Insects have a range of tactics they employ for their survival and growth and some have rather unpleasant habits of controlling others for their own good.
Reclinervellus nielseni, a wasp turns its targets – spider Cyclosa argenteoalba – into zombies by taking control of their nervous system and commanding them to build a tough ‘cocoon’ web from the original orb web to protect the developing wasp pupa after the spider’s death.
Discovered by Keizo Takasuka from Kobe University, Japan, R. nielseni incapacitate their hapless victims and once it has it in its clutches, it deposits its egg on or within the victim’s body, ready for the next generation to develop.
According to Takasuka, C. argenteoalba produce several different styles of web over the course of their lives – ‘orb’ webs when hunting and ‘resting’ webs for protection when moulting – each produced by a specific set of behaviours.
However, it wasn’t clear which of the spider’s behavioural patterns and web-types the wasp was adapting to its own ends until Takasuka investigated how the wasp manipulated its spider host and web. He reveals that the wasp larvae masters force their zombie spider hosts to build a modified and reinforced resting web before steering them back to the centre of the web to construct a cocoon. The study has been published in Journal of Experimental Biology at http://jeb.biologists.org.
Takasuka collected samples from two nearby cities (Tamba and Sasayama) from mid-April to mid-May to collect spiders complete with their webs and parasitic larvae. However, things didn’t go as planned because keeping the spiders alive in the lab before their zombie state was triggered was quite a challenge.
Some spiders didn’t build webs in captivity and he occasionally destroyed the delicate structures when he inadvertently snagged supporting frame threads attached to distant objects. However, after weeks of patiently nurturing the spiders, he was rewarded when 10 obediently constructed cocoon webs for their parasite masters.
Takasuka analysed the cocoon webs and found that they are quite similar to the resting webs, complete with fluffy decorative structures. Takasuka analysed the spiders’ behaviour as they constructed the cocoon webs over a 10 h period.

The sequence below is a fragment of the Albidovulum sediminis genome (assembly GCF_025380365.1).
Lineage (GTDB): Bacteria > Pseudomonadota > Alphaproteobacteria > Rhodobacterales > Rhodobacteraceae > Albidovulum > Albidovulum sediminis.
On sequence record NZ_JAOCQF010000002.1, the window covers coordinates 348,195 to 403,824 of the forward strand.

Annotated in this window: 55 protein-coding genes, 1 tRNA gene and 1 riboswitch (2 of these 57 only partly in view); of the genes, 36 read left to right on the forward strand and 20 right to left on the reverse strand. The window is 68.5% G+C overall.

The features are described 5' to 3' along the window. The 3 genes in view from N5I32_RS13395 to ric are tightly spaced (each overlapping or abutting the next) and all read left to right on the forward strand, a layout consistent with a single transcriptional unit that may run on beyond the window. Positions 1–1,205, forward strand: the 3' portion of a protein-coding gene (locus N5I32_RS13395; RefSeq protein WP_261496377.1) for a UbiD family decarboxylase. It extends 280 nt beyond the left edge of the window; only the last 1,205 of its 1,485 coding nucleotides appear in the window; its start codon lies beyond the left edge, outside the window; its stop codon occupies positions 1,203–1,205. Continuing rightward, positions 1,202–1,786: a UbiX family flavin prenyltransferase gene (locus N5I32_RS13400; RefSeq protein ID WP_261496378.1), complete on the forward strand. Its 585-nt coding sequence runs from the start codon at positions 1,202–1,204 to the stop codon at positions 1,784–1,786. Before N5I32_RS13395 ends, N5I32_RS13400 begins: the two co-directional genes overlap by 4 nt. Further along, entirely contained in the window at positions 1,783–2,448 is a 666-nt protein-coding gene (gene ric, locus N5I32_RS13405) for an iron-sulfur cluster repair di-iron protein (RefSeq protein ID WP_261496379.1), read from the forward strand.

He found that the manipulated spiders (zombies) always constructed the new web on the site of the old orb web, painstakingly removing the sticky spiral first, then reinforcing the radial and frame threads and then adding the fibrous web decorations. And, when the web was complete and the wasp larva done with its spider slave, the larva directed the spider to return to the hub of the web before murdering it.
Takasuka and Kensuke Nakata photographed the webs in UV light and were impressed to see the fibrous decorations shining brightly, to deter other insects from inadvertently blundering into the pupa’s nursery. And when Tomoki Yasui, Toru Ishigami and Takasuka investigated the strength of the different types of silk that contribute to the web’s structure, they were amazed to see that the cocoon web was significantly tougher than the orb and resting webs: the breaking force of the cocoon radius and frame silks was 2.7-40 times greater than for the orb and resting webs.
However, the breaking stress of the silks was not increased significantly, leading Takasuka to suspect that instead of forcing the spiders to alter silk production, the wasp slave-masters were directing the spiders to lay down more fibres to strengthen the cocoon web, which is essentially a reinforced resting web.
Explaining that parasitized spiders transition into zombie web building even when the parasitic larva has been removed, Takasuka also suggests that resting web construction is triggered by the same hormones that control moulting and he suspects that the larva may inject a substance similar to a moulting hormone into the hapless spider during the later stages of its stay, ready to trigger cocoon web building when the larva is ready to pupate.